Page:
It was a perfect day. Twista licked his lips as he flew down Lincoln Highway at a brisk 90 mph. It was just to clear his head, he told himself. But he knew he needed this. He needed the rush of speeding.
He turned up the volume of his stereo. Twista had been on an old-school Kanye West kick these last few days, and The College Dropout brought back myriad fond memories of his time working with him. Twista had respect for Kanye, but he felt his rap lacked something.
Twista liked to rap along with himself on Slow Jamz. It was cathartic because Kanye, for those precious minutes, submitted himself to Twista’s superior rapping speed. And Twista liked it. He reveled in it every time this song played. Rapping was a race to him, and though he was the fastest, Kanye was still winning.
“Damn baby, I can’t do it that fast, but I know somebody who can…Twista!” Kanye conceded.
He busted right into his epic verse, no different than he had 9 years ago when he first recorded it. His lips curved up into a grin as he rapped, spitting three or four lines per second.
Twista was nearing the end of his verse when it struck him. His rapping was old and outdated; he could rap so much better. Twista knew he needed to take advantage of his limber tongue to the fullest.
He pulled over to the side of the highway and rewound the tape to the start of his verse. “…Twista!” Kanye beckoned.
Twista opened his mouth to restart the ritual. His tongue had kicked into overdrive. It lashed violently about and smacked against his lips, forming phonemes faster than most human ears can process. Fifteen seconds into his verse, Twista realized something was horribly wrong: his tongue was out of control. Its power was far greater than Twista’s.
It wrestled itself behind Twista’s teeth. Twista’s tongue suddenly detached and began to writhe wildly. Twista fought, but the thing pried his lips apart and wriggled its way out. Like a bird, Twista’s tongue took wing and headed toward the skies above.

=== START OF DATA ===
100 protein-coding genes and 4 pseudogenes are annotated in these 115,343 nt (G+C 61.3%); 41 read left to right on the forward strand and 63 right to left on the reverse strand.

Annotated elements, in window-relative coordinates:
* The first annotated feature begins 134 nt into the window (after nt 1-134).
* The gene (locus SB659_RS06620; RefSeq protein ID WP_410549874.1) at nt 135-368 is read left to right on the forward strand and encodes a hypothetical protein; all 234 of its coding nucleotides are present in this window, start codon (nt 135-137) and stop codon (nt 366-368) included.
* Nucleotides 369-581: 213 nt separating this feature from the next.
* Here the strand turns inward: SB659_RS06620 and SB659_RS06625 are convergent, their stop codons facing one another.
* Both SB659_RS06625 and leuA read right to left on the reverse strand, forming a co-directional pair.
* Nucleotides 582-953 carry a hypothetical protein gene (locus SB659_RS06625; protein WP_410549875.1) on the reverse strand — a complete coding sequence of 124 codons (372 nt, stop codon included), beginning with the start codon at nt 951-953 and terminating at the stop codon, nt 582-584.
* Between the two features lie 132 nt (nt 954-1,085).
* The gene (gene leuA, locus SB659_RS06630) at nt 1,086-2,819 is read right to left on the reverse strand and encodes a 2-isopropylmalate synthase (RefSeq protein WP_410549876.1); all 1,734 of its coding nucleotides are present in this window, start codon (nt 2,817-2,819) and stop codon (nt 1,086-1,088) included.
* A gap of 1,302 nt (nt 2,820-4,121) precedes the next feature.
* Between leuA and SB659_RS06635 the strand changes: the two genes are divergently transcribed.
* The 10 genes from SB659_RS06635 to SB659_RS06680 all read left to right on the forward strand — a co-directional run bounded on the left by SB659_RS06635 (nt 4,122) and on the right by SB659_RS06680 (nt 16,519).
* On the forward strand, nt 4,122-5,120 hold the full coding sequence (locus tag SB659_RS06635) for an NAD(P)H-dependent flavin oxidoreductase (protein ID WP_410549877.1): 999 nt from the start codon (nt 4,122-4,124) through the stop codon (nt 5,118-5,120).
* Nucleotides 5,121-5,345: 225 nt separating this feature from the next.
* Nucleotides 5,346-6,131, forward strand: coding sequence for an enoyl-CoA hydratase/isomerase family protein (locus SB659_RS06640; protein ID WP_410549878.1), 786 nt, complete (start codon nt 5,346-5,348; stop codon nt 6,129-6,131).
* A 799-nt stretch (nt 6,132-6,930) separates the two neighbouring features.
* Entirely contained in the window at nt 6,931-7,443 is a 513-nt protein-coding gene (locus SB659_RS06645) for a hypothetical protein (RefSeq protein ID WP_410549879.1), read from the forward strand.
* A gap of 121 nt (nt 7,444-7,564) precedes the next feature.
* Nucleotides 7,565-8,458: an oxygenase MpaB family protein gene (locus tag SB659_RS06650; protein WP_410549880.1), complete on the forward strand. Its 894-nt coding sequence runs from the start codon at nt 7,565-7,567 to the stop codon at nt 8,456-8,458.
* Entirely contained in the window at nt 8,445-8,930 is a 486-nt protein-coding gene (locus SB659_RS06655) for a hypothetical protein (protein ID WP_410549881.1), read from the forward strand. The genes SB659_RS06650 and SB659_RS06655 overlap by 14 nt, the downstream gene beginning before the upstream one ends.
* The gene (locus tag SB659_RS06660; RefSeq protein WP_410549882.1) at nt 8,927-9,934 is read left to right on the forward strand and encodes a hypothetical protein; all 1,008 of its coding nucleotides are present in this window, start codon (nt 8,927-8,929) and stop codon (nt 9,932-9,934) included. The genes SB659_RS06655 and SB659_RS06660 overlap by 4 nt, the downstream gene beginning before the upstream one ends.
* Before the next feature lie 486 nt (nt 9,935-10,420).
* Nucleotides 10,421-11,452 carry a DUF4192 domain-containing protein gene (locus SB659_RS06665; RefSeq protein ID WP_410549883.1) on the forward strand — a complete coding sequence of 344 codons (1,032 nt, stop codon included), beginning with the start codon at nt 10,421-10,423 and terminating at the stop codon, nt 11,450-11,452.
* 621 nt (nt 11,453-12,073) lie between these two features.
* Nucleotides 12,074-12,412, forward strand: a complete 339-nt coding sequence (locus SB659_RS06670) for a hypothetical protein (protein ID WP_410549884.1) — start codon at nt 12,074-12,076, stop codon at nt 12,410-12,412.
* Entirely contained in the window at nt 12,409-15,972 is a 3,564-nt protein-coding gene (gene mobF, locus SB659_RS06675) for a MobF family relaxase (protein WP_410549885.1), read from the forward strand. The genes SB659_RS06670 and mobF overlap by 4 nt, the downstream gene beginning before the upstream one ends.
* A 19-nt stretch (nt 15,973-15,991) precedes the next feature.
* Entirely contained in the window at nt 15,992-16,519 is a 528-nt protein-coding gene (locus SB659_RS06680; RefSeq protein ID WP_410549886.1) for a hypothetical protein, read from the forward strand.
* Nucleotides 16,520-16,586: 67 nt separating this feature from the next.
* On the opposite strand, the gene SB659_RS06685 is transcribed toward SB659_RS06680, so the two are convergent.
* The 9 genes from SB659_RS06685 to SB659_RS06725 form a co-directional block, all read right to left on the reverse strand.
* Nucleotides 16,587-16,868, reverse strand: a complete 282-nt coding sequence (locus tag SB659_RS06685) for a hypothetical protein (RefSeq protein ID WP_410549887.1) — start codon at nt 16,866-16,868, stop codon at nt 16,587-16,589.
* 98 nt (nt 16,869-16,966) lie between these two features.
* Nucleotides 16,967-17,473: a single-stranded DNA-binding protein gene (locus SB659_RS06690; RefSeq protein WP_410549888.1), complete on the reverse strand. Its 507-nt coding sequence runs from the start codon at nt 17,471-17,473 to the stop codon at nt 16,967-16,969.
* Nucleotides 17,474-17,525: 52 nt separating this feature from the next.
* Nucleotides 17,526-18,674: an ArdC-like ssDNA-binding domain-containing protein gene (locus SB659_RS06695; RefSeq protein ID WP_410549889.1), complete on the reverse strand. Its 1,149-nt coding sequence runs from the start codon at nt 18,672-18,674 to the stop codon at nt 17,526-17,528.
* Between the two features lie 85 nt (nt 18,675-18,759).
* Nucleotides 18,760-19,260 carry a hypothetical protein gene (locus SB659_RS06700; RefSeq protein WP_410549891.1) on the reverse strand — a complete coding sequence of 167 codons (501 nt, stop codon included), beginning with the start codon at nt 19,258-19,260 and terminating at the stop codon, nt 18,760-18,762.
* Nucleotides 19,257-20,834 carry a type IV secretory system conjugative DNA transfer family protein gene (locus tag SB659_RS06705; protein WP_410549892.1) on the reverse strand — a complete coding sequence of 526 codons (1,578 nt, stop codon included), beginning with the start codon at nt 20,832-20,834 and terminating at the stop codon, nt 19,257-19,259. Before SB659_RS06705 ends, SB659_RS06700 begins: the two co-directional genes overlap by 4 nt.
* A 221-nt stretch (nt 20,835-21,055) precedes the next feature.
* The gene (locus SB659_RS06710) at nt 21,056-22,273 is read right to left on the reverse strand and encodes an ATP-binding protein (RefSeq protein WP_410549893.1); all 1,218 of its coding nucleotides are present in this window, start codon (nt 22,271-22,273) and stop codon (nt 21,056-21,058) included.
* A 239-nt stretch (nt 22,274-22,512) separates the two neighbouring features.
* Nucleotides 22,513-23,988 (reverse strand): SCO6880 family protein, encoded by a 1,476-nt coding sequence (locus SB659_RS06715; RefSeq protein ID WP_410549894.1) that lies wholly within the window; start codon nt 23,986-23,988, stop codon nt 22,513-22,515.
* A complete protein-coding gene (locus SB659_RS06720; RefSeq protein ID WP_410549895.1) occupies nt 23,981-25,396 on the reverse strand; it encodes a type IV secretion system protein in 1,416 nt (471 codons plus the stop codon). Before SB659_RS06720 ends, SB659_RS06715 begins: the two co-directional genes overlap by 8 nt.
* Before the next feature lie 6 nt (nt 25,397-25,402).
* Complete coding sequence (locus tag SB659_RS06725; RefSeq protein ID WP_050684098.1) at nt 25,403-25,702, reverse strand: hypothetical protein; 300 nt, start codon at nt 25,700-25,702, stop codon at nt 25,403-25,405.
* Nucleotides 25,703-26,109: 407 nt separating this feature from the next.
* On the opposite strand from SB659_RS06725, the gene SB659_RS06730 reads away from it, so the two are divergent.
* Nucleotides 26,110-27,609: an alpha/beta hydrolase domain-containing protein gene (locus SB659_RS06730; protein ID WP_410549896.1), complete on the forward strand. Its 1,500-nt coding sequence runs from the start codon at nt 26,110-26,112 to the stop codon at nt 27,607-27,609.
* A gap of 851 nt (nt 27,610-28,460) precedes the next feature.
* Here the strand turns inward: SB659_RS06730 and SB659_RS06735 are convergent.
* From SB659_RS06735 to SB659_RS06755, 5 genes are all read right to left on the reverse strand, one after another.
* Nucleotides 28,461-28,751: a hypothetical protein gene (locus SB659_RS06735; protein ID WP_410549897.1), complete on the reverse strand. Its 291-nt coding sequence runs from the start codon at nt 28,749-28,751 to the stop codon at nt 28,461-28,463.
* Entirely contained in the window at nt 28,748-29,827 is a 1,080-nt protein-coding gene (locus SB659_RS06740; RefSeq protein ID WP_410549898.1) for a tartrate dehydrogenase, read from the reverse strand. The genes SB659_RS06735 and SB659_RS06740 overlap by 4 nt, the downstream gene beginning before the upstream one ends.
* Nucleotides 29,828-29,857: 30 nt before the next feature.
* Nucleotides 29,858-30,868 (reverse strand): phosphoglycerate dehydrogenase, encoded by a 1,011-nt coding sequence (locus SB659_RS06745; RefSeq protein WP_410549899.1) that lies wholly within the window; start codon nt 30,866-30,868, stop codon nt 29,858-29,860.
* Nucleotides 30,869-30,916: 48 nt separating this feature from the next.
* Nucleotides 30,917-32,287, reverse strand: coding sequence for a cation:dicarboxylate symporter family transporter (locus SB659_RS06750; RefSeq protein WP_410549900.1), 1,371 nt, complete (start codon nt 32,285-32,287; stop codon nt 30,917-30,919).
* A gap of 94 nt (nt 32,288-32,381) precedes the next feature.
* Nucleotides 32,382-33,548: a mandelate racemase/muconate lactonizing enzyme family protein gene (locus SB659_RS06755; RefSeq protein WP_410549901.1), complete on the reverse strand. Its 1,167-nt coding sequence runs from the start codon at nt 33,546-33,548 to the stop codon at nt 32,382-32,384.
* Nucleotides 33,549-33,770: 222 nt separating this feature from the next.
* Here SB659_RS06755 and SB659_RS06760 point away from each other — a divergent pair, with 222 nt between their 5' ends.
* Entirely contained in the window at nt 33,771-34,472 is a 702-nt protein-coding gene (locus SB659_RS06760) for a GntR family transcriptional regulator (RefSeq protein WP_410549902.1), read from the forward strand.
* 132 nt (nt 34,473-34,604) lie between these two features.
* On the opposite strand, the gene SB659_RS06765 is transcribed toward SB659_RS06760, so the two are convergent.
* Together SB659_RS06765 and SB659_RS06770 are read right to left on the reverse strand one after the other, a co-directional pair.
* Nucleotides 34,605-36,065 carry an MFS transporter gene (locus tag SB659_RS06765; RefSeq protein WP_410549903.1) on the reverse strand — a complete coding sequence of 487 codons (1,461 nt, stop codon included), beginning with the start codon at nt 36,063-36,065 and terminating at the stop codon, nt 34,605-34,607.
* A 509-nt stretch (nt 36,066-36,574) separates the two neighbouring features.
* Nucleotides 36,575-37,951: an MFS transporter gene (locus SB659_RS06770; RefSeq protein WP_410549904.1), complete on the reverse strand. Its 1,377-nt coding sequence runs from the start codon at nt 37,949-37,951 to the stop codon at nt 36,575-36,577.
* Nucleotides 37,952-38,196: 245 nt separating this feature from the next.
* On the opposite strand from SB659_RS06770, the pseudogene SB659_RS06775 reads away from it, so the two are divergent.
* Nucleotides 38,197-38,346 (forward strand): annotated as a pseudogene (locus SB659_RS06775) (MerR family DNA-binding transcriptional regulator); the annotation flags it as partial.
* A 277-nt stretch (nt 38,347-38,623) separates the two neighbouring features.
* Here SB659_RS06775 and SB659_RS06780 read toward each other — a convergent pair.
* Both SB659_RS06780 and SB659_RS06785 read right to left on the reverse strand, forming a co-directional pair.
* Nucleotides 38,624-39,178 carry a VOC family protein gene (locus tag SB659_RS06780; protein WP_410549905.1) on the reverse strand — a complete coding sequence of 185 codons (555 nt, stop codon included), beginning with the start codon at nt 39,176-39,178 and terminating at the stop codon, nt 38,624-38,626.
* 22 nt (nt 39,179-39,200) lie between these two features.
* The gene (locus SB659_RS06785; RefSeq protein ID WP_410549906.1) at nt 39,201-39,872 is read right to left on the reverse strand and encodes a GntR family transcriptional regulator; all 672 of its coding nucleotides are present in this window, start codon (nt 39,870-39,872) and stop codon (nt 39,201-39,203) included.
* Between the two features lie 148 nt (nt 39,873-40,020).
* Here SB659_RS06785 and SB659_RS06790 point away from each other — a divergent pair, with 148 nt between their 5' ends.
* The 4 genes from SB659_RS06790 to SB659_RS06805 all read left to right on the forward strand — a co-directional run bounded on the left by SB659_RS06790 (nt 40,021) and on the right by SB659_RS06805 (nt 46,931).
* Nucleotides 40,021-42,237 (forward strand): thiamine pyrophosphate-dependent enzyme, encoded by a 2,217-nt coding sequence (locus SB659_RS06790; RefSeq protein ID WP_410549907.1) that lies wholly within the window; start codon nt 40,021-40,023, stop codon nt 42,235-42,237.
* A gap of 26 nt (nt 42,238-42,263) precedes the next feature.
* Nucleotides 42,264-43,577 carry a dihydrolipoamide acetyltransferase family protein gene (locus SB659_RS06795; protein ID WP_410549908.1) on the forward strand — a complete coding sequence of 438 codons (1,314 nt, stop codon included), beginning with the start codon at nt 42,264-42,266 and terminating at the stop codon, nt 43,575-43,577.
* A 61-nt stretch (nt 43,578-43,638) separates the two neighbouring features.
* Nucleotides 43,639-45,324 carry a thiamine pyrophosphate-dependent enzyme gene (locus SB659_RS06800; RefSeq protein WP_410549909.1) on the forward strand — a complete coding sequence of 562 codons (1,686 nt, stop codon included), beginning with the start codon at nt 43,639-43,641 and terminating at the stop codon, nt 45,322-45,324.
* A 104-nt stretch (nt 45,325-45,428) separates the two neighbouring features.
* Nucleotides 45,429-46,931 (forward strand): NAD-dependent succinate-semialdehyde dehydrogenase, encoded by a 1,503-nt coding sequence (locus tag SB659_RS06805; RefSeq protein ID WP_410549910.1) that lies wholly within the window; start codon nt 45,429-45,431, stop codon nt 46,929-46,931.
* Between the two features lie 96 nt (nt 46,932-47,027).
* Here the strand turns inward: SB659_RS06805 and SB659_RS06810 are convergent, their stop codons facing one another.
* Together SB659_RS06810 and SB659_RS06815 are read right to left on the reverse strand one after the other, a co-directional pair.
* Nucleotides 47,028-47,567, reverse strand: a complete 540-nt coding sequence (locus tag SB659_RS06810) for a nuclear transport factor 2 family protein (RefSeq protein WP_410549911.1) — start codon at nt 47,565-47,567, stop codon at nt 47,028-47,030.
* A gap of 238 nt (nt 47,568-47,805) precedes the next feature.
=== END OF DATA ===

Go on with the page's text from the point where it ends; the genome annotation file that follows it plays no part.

Amidst all the commotion, Twista’s cassette began to skip, as it had also been going faster than it could handle. All Twista could hear was Kanye’s confession, “Damn baby, I can’t do it that fast…” repeating over and over.
He watched silently as the shining red mass, his talent, his power, his very being, slithered through the air and up, up until it was out of sight.
Nelly stood in the first aid aisle of the CVS, holding two boxes of bandages. One was Band-Aid, and the other was the knockoff CVS brand. He held one in each hand, looking back and forth at the boxes.
He knew for sure that the Band-Aids were high quality, but they were expensive. He had four dollars in his wallet, and the Band-Aids were $3.99. The CVS brand seemed okay, but it was a risk. Sometimes offbrand bandages were too flimsy, or stretchy, or came unstuck when he sweated. He wasn’t expressing solidarity to his imprisoned brother if his bandage fell off in the street.
He thought of his brother, sitting alone in a small cell, his body thin but wiry from long prison workouts, the prison uniform loose at his waist and tight across his shoulders.
Nelly hadn’t written a letter in two weeks.
He put the CVS brand bandages back on the shelf and walked to the checkout counter. He set them down firmly, but gently.
“Just these,” Nelly said.
The girl at the counter scanned the bandages. She smacked her gum. “Four twenty-eight,” she said.
Nelly had forgotten about tax.
“Oh no,” he said quietly to himself. He began rummaging through all his pockets, searching for change. “Oh no, oh no, oh no.”